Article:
As in any good relationship, a marketer for a brand needs to communicate well and often. Don’t leave customers out to dry — make sure they know vital information at each step of their buying journey, assuring them you’re always available as a resource. And above all, make it clear what you’re doing with their data as they move through each stage of the sales cycle.
“We see over and over again that consumers are more than happy to give up information, including very private information, as long as it’s used for convenience purposes,” said Podnar.
She added, “Have respect [for customers] throughout the life cycle, and make sure that data is always protected and you put the consumer first.”
Identity resolution platforms: A snapshot
What it is. Identity resolution is the science of connecting the growing volume of consumer identifiers to one individual as he or she interacts across channels and devices.
What the tools do. Identity resolution technology connects those identifiers to one individual. It draws this valuable data from the various channels and devices customers interact with, such as connected speakers, home management solutions, smart TVs, and wearable devices. It’s an important tool as the number of devices connected to IP networks is expected to climb to more than three times the global population by 2023, according to the Cisco Annual Internet Report.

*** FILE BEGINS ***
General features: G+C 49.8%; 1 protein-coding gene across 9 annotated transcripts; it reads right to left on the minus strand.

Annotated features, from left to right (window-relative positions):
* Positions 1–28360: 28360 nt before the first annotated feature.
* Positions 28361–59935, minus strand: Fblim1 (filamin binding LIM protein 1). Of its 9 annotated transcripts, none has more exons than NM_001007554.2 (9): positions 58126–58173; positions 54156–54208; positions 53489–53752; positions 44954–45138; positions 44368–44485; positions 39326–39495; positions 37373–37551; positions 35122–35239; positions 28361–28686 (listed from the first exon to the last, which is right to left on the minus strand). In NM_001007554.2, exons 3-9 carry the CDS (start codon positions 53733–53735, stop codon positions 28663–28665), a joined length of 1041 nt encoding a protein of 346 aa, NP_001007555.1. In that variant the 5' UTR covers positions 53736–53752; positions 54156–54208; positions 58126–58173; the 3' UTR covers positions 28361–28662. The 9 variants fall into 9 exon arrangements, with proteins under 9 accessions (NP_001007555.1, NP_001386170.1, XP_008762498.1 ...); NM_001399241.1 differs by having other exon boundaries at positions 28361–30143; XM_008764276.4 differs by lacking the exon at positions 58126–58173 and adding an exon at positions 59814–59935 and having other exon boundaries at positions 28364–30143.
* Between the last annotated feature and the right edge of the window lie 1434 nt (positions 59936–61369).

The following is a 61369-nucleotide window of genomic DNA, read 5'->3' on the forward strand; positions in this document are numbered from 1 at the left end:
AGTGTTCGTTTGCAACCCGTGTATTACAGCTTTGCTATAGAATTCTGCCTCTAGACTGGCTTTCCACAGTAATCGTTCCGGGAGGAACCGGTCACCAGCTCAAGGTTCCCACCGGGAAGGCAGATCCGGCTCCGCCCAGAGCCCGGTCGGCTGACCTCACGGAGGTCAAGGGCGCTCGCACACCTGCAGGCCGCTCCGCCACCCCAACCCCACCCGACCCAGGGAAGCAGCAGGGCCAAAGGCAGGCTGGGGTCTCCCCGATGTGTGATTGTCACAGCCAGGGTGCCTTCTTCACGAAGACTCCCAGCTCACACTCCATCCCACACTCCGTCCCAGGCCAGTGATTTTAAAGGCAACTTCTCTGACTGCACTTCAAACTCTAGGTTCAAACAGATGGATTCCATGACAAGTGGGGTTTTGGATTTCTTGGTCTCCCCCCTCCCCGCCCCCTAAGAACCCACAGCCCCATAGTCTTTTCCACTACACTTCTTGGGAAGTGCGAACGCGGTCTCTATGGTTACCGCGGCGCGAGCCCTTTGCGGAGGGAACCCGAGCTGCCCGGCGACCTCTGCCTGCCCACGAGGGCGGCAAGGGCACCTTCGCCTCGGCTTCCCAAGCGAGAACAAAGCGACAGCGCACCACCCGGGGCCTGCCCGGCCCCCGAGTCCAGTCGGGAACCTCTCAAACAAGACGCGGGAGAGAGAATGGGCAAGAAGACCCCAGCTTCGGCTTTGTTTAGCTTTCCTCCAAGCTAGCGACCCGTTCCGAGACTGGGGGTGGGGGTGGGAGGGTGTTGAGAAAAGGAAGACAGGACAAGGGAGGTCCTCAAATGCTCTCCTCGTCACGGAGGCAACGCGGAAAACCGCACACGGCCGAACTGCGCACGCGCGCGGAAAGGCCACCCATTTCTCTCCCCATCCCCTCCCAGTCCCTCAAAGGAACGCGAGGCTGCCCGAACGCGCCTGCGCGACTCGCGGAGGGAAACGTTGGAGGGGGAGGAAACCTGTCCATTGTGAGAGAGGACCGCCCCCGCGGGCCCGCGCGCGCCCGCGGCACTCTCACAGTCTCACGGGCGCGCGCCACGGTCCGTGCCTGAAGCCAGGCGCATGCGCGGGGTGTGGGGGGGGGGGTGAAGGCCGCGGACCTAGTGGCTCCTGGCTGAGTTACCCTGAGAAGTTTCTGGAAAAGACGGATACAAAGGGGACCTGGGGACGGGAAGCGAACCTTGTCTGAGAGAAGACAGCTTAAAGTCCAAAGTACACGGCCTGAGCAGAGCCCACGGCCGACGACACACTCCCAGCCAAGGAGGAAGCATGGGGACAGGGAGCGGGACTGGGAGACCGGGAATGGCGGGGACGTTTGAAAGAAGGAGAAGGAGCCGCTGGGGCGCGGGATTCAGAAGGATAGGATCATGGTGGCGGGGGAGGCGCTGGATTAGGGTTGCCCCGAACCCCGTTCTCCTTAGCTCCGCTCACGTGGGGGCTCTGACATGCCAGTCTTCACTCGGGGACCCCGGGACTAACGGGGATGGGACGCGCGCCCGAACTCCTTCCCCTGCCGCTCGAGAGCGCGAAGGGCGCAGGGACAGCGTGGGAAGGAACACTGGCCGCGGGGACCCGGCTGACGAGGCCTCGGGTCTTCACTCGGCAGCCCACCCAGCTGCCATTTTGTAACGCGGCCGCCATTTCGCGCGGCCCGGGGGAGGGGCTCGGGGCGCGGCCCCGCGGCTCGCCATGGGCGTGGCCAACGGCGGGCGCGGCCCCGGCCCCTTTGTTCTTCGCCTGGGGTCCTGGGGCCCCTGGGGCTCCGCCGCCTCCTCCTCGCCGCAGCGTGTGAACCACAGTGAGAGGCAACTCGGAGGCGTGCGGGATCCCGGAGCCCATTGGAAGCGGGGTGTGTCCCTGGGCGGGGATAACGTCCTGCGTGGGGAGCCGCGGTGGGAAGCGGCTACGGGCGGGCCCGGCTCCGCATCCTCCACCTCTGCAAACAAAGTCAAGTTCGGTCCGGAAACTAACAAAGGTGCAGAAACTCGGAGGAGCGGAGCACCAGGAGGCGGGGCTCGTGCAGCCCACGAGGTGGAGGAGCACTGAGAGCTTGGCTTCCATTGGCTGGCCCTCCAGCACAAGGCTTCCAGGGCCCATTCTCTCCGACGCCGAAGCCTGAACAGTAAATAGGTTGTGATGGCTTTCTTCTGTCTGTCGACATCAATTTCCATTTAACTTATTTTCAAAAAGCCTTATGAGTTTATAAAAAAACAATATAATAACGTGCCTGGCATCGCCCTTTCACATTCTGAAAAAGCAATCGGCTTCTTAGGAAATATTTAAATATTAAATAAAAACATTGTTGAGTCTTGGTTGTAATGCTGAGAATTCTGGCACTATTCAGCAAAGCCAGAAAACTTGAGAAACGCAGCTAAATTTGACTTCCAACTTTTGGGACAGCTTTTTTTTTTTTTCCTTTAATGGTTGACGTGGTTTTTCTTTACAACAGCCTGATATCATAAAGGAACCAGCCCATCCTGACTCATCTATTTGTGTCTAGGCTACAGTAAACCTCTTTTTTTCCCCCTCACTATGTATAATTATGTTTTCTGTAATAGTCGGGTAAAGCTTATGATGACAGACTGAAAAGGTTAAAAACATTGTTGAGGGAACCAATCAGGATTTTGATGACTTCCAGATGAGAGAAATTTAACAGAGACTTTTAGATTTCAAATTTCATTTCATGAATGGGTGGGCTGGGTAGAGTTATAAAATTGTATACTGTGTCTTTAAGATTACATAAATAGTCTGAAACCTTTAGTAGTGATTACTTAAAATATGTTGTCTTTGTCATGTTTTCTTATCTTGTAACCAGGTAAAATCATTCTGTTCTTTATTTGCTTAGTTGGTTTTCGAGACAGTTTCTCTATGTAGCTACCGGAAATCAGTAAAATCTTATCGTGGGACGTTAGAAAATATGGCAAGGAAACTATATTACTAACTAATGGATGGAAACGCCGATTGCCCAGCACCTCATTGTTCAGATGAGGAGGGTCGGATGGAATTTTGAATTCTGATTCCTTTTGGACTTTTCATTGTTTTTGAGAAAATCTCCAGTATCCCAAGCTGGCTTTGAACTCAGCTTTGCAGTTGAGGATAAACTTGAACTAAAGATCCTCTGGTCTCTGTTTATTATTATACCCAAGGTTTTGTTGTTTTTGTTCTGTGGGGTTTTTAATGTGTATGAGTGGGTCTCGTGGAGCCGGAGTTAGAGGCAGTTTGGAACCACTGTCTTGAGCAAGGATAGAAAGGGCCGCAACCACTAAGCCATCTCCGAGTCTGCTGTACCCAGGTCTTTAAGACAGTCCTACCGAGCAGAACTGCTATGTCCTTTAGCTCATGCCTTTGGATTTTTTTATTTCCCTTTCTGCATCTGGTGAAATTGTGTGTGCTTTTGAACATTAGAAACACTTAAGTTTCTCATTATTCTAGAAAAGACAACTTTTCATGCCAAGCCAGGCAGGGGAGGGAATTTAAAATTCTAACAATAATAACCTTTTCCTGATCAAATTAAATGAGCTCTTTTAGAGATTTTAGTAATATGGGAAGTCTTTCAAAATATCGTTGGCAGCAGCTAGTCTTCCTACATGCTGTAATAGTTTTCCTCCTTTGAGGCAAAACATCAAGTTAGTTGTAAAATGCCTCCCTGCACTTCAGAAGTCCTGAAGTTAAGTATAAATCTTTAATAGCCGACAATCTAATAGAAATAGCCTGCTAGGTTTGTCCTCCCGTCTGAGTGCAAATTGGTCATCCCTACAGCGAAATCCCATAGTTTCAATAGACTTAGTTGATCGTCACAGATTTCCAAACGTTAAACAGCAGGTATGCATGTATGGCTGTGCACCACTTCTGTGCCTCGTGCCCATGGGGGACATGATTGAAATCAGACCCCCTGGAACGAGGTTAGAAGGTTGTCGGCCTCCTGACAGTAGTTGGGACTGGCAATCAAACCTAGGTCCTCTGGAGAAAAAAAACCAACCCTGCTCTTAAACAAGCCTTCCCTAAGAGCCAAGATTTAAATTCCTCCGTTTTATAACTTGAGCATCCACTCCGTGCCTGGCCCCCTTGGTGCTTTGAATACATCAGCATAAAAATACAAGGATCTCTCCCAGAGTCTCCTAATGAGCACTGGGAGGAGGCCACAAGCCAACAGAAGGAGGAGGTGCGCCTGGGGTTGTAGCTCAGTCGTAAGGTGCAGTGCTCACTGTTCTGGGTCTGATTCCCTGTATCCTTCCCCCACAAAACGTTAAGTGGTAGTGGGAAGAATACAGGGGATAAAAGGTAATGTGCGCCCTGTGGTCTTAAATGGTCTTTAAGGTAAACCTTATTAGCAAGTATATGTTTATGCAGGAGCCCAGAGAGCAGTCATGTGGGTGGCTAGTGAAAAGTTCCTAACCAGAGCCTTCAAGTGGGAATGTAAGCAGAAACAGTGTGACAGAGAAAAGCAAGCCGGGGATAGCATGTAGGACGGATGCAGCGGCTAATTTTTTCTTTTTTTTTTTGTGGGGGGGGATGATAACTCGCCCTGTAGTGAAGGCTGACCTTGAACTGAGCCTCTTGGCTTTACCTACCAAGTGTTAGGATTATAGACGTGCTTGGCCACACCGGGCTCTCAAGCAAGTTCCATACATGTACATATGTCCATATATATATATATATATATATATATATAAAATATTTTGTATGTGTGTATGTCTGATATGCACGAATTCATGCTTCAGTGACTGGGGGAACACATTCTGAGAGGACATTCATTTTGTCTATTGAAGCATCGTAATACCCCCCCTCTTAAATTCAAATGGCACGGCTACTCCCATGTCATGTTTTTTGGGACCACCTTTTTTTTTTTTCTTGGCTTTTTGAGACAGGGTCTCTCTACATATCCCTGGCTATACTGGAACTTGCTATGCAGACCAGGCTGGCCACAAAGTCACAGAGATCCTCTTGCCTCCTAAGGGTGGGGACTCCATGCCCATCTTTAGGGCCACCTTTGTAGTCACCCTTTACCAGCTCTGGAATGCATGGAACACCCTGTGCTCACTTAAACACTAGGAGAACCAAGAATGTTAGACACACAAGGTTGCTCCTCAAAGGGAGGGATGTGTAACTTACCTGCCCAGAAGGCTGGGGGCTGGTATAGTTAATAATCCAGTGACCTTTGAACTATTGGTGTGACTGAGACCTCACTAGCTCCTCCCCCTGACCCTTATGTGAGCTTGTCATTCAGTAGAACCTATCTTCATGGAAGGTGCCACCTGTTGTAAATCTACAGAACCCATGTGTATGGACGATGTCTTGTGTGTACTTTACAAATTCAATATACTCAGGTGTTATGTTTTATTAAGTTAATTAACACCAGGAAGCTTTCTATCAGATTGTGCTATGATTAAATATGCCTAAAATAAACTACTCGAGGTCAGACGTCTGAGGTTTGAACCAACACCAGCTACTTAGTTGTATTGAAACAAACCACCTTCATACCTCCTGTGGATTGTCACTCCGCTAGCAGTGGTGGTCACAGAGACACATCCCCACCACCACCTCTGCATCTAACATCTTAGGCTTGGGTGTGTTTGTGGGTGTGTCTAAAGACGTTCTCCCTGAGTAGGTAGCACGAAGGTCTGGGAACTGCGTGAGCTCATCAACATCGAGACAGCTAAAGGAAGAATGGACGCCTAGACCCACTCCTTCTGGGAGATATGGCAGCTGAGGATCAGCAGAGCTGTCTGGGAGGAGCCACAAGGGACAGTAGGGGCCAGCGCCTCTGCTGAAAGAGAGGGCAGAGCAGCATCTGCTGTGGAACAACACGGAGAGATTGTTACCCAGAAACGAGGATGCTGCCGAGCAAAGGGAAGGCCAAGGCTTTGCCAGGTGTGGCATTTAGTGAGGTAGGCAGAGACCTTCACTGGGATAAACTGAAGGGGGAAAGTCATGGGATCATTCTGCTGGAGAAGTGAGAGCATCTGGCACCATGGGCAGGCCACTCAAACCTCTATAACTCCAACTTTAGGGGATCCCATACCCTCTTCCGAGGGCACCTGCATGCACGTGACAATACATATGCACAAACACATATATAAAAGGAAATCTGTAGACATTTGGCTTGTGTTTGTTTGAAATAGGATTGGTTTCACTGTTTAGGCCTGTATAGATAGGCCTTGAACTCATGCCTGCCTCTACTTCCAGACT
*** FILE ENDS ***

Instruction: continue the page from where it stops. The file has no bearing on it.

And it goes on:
Why it’s hot now. More people expect relevant brand experiences across each stage of their buying journeys. One-size-fits-all marketing doesn’t work; buyers know what information sellers should have and how they should use it. Also, inaccurate targeting wastes campaign spending and fails to generate results.
This is why investment in identity resolution programs is growing among brand marketers. These technologies also ensure their activities stay in line with privacy regulations.
Why we care. The most successful digital marketing strategies rely on knowing your potential customer. Knowing what they’re interested in, what they’ve purchased before — even what demographic group they belong to — is essential.